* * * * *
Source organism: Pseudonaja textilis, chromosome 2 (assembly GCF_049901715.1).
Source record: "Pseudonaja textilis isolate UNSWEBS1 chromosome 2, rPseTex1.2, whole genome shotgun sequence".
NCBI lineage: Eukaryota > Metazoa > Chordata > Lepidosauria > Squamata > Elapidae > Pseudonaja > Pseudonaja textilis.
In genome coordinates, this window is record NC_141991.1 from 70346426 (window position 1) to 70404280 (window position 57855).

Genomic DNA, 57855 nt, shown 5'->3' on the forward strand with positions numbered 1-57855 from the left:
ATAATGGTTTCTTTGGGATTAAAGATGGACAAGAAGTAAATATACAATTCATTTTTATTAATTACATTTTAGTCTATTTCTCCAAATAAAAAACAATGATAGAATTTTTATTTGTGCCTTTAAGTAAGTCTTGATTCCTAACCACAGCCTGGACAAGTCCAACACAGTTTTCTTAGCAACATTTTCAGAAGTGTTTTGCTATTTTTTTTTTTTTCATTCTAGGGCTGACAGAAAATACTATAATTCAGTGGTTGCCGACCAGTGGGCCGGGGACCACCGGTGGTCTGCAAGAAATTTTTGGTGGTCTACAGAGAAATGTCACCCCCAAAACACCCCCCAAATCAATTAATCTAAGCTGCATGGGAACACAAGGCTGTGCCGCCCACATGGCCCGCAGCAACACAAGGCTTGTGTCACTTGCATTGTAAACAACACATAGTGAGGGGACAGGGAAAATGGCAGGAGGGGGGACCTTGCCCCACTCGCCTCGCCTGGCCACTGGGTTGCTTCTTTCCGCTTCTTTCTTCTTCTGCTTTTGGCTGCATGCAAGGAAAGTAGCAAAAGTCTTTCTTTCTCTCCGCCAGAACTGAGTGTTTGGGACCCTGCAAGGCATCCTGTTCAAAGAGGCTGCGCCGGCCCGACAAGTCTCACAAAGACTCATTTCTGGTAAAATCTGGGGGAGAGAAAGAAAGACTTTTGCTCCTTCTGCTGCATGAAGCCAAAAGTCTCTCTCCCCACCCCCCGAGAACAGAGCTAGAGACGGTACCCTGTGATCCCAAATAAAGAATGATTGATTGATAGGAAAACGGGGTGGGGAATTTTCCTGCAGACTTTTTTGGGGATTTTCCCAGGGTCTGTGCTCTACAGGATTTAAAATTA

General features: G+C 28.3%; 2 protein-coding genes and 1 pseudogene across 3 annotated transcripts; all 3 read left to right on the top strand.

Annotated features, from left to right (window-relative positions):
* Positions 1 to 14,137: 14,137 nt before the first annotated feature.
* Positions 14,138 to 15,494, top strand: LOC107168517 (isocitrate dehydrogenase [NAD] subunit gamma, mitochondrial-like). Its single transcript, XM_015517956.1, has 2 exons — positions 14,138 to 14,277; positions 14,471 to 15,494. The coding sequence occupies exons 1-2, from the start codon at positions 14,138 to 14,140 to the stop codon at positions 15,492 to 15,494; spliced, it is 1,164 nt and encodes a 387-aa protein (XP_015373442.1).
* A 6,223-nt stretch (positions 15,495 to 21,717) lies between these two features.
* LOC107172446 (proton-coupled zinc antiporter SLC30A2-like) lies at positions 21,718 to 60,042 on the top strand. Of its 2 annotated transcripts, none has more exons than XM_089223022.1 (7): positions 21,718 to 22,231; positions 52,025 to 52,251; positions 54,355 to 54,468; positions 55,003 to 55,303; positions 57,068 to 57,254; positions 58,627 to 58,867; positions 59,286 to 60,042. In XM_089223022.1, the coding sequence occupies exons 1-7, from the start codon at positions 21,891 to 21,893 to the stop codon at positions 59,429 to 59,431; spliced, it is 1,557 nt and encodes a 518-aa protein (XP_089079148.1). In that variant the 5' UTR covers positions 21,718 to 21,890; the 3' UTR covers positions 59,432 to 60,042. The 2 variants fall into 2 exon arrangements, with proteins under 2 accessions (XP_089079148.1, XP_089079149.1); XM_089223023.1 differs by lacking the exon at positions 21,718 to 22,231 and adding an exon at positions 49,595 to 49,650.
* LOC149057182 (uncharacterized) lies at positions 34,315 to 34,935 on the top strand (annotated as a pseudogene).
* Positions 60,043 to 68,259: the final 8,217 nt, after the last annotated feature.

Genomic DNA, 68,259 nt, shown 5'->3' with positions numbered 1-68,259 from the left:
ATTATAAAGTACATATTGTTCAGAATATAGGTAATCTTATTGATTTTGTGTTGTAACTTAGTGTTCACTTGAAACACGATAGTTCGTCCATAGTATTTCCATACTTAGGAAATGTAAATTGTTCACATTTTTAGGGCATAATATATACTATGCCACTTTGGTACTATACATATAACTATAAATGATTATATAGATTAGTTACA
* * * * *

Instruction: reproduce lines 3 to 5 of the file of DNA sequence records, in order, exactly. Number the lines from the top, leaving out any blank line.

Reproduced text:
NCBI lineage: Eukaryota > Metazoa > Chordata > Lepidosauria > Squamata > Elapidae > Pseudonaja > Pseudonaja textilis.
In genome coordinates, this window is record NC_141991.1 from 70346426 (window position 1) to 70404280 (window position 57855).

Genomic DNA, 57855 nt, shown 5'->3' on the forward strand with positions numbered 1-57855 from the left: